CalMac slashes ferry sailings by 60% as fares are frozen

CalMac is Britain's largest ferry operator with 29 west coast routes.CalMac is Britain's largest ferry operator with 29 west coast routes.
CalMac is Britain's largest ferry operator with 29 west coast routes.
CalMac ferry sailings to be cut by 60 per cent from Friday to provide an “essential lifeline timetable”.

The annual fares increase was was due to have been introduced today has also been temporarily postponed, ministers announced.

Prices for cars were to have gone up by 3 per cent, and by 2 per cent for passengers, commercial vehicles and coaches.

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The operator’s original plans to continue its reduced winter timetable into the summer season from today have been further scaled back after passenger numbers plunged by 85 per cent in the last few days.

It follows the Scottish Government ordering ferry travel to be restricted to residents and those on essential business to try to minimise the spread of the Covid-19 virus.

Ferry sailings will be scaled back from tomorrow from the current 2,419 to 948 a week for at least the next three weeks.

The Scottish Government-owned operator stressed sailings would continue on all island routes.

Daily passengers were down from 9,500 to 1,500 and expected to fall further, with the number of cars carried falling by 75 per cent and and commercial traffic by 45 per cent compared to a year ago.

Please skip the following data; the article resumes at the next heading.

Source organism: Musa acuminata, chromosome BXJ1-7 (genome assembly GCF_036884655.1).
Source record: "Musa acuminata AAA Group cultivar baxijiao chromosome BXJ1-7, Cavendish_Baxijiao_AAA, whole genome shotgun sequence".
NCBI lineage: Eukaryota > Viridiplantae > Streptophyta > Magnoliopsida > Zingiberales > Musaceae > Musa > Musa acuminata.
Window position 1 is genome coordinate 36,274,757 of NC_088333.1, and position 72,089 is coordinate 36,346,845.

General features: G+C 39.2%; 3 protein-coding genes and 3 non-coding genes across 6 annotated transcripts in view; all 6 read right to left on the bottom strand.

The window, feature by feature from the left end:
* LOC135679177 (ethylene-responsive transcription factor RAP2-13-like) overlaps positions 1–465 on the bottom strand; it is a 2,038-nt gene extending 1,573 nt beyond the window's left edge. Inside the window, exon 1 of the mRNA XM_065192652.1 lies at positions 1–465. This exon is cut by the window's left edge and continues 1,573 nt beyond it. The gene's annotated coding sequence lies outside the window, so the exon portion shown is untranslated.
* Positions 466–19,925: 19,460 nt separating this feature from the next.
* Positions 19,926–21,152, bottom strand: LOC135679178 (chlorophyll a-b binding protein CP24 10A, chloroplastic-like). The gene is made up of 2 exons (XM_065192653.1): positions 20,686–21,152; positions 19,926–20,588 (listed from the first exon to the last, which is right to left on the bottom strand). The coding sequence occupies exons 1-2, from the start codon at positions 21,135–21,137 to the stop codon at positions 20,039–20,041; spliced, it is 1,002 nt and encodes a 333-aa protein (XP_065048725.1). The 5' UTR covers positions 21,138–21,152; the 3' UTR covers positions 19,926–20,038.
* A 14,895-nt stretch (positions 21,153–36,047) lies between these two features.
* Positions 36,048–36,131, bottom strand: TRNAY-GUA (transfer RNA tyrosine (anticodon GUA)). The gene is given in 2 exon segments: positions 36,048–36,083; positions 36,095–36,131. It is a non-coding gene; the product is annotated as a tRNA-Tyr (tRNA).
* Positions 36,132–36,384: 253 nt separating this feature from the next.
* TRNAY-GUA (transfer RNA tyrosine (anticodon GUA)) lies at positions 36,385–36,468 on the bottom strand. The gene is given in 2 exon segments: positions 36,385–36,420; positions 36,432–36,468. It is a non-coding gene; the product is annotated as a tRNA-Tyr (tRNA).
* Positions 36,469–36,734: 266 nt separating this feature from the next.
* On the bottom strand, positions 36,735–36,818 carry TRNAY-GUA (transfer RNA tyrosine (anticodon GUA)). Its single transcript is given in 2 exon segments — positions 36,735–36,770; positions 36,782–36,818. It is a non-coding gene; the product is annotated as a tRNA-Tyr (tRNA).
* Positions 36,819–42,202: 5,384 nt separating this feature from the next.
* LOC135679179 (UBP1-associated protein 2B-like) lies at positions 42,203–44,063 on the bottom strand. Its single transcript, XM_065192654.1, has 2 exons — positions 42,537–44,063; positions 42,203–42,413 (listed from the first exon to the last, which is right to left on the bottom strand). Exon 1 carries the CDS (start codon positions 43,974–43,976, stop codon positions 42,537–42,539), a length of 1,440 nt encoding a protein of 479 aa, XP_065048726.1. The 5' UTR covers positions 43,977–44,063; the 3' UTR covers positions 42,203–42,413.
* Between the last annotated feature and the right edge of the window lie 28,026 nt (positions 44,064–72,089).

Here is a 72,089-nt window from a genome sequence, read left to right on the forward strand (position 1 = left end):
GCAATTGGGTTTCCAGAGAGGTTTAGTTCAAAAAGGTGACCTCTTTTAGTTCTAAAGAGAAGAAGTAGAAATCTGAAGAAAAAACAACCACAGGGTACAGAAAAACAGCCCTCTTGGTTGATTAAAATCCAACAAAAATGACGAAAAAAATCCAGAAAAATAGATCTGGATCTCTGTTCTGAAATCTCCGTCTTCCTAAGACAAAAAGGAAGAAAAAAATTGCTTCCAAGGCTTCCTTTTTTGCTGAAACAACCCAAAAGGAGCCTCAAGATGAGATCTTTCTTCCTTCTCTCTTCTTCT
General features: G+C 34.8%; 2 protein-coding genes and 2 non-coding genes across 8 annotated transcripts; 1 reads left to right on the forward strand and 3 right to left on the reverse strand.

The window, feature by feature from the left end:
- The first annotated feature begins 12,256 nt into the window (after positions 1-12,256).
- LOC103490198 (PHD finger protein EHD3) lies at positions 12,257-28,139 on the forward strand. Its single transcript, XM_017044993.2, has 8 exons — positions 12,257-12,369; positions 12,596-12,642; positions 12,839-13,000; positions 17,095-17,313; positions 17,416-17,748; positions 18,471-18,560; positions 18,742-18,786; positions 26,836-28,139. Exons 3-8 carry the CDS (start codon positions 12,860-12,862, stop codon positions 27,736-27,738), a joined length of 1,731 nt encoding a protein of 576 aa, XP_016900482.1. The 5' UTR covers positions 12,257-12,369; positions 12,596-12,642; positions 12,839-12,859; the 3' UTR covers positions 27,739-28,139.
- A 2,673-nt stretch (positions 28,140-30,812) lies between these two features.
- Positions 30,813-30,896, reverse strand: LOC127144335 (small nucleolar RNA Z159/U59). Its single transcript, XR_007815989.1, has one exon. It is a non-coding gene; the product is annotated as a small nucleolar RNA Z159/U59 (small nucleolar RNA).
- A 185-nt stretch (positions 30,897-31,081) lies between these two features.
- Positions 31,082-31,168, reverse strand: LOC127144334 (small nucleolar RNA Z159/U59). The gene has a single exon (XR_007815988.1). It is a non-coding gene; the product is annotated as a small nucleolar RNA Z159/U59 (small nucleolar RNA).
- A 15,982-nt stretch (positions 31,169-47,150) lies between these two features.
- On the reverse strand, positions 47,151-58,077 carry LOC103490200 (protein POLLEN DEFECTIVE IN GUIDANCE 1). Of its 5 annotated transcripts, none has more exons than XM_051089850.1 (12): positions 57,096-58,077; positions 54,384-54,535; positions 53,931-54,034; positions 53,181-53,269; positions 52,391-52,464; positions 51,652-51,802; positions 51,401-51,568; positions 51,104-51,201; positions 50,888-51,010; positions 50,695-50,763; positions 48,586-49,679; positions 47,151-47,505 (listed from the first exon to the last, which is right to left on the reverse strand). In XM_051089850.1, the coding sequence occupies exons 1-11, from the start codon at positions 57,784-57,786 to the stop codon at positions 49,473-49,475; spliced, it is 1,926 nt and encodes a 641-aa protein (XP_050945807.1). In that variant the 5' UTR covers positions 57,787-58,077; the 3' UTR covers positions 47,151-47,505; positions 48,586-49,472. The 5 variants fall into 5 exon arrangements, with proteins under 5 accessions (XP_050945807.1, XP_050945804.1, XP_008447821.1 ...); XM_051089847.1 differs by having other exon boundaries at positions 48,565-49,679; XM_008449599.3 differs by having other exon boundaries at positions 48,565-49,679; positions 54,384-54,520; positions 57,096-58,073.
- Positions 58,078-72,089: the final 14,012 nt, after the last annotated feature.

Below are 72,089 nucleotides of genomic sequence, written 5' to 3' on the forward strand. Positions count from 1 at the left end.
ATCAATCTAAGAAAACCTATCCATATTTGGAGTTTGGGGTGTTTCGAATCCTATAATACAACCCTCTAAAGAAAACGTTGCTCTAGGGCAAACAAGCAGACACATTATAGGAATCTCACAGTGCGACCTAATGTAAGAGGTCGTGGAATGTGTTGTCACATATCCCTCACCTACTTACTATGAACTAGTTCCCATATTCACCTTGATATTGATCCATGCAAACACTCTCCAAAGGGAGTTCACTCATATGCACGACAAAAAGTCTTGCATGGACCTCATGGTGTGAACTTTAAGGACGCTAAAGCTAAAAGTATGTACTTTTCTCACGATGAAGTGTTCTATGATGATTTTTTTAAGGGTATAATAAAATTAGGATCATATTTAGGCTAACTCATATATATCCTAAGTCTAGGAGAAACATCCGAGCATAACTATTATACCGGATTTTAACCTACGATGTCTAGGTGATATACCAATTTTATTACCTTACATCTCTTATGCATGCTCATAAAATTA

Some 8,000 bookings have been cancelled, with CalMac’s call centre overwhelmed with 5,000 calls a day compared to the normal 800.

Passengers have been urged to use CalMac’s website instead.

New reservations have been suspended until at least 15 July.

CalMac managing director Robbie Drummond said: “We believe this timetable will be able to maximise use of available crews for the vessels and continue to provide our vital lifeline service for communities.

“These are extreme times for businesses across Scotland.

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“As this virus spreads, there is the chance pressure on crewing may require us to make further changes.

“In this eventuality, we will work to our agreed ‘route prioritisation matrix’ to ensure all islands receive a service.

“Given the lockdown from the [Scottish] Government that has made travel essential only, we think this new timetable is one that best suits the needs of the communities we support.

“Community groups and key hauliers have been consulted to ensure that the supply chains can be maintained.”

Islands minister Paul Wheelhouse said the fares freeze to avert a further burden on businesses.

He said: “Supply chains to and from our island communities are vitally important, so we must continue to support them during this outbreak of coronavirus.

“With that in mind, I am freezing fares on the CHFS network until we are through this challenge.

“This will ensure businesses and hauliers are not placed under any further financial pressure.

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“It also means islanders who must travel for work or medical reasons do not face additional costs.

“It remains the case that people need to avoid all but essential travel by ferry to and from Scotland’s remote and island communities, but this fare freeze will help those that have to make journeys at this difficult time.”



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